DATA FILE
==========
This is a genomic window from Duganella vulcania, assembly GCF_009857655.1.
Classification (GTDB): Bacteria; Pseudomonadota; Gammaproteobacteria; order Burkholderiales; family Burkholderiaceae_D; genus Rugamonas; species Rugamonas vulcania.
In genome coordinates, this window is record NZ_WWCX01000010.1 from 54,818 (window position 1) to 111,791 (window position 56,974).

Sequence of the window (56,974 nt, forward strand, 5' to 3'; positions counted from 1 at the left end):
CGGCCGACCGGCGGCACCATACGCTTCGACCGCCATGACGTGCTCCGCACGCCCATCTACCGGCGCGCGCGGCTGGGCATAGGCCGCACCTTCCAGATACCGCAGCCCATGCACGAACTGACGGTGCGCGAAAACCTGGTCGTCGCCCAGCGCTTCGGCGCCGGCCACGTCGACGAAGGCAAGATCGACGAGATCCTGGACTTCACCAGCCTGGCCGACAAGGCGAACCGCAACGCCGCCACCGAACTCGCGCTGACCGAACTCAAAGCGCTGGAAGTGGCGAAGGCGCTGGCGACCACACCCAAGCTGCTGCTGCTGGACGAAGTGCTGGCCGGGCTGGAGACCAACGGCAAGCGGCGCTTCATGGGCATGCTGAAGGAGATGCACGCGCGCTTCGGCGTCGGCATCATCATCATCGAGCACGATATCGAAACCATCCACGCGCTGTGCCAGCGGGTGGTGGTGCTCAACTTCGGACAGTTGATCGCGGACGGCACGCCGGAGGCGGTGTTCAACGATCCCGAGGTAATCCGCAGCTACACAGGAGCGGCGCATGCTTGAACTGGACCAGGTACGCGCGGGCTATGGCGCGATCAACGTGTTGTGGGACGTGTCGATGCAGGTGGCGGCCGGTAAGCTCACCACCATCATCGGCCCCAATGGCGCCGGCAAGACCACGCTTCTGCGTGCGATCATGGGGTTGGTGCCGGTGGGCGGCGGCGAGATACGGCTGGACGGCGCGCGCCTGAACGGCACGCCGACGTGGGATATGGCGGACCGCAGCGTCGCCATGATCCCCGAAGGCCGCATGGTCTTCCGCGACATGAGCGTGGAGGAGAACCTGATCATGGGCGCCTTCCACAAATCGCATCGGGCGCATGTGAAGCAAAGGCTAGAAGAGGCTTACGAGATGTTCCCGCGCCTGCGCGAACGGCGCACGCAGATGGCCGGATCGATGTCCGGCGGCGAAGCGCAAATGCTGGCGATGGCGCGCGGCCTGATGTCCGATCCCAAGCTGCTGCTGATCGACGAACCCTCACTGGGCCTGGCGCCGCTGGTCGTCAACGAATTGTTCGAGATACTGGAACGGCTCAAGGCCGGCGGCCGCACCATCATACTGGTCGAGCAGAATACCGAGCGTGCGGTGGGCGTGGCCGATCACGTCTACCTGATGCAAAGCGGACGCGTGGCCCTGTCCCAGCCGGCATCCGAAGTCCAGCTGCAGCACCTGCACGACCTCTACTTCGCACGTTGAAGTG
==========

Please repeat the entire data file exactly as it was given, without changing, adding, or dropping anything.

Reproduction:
This is a genomic window from Duganella vulcania, assembly GCF_009857655.1.
Classification (GTDB): Bacteria; Pseudomonadota; Gammaproteobacteria; order Burkholderiales; family Burkholderiaceae_D; genus Rugamonas; species Rugamonas vulcania.
In genome coordinates, this window is record NZ_WWCX01000010.1 from 54,818 (window position 1) to 111,791 (window position 56,974).

Sequence of the window (56,974 nt, forward strand, 5' to 3'; positions counted from 1 at the left end):
CGGCCGACCGGCGGCACCATACGCTTCGACCGCCATGACGTGCTCCGCACGCCCATCTACCGGCGCGCGCGGCTGGGCATAGGCCGCACCTTCCAGATACCGCAGCCCATGCACGAACTGACGGTGCGCGAAAACCTGGTCGTCGCCCAGCGCTTCGGCGCCGGCCACGTCGACGAAGGCAAGATCGACGAGATCCTGGACTTCACCAGCCTGGCCGACAAGGCGAACCGCAACGCCGCCACCGAACTCGCGCTGACCGAACTCAAAGCGCTGGAAGTGGCGAAGGCGCTGGCGACCACACCCAAGCTGCTGCTGCTGGACGAAGTGCTGGCCGGGCTGGAGACCAACGGCAAGCGGCGCTTCATGGGCATGCTGAAGGAGATGCACGCGCGCTTCGGCGTCGGCATCATCATCATCGAGCACGATATCGAAACCATCCACGCGCTGTGCCAGCGGGTGGTGGTGCTCAACTTCGGACAGTTGATCGCGGACGGCACGCCGGAGGCGGTGTTCAACGATCCCGAGGTAATCCGCAGCTACACAGGAGCGGCGCATGCTTGAACTGGACCAGGTACGCGCGGGCTATGGCGCGATCAACGTGTTGTGGGACGTGTCGATGCAGGTGGCGGCCGGTAAGCTCACCACCATCATCGGCCCCAATGGCGCCGGCAAGACCACGCTTCTGCGTGCGATCATGGGGTTGGTGCCGGTGGGCGGCGGCGAGATACGGCTGGACGGCGCGCGCCTGAACGGCACGCCGACGTGGGATATGGCGGACCGCAGCGTCGCCATGATCCCCGAAGGCCGCATGGTCTTCCGCGACATGAGCGTGGAGGAGAACCTGATCATGGGCGCCTTCCACAAATCGCATCGGGCGCATGTGAAGCAAAGGCTAGAAGAGGCTTACGAGATGTTCCCGCGCCTGCGCGAACGGCGCACGCAGATGGCCGGATCGATGTCCGGCGGCGAAGCGCAAATGCTGGCGATGGCGCGCGGCCTGATGTCCGATCCCAAGCTGCTGCTGATCGACGAACCCTCACTGGGCCTGGCGCCGCTGGTCGTCAACGAATTGTTCGAGATACTGGAACGGCTCAAGGCCGGCGGCCGCACCATCATACTGGTCGAGCAGAATACCGAGCGTGCGGTGGGCGTGGCCGATCACGTCTACCTGATGCAAAGCGGACGCGTGGCCCTGTCCCAGCCGGCATCCGAAGTCCAGCTGCAGCACCTGCACGACCTCTACTTCGCACGTTGAAGTG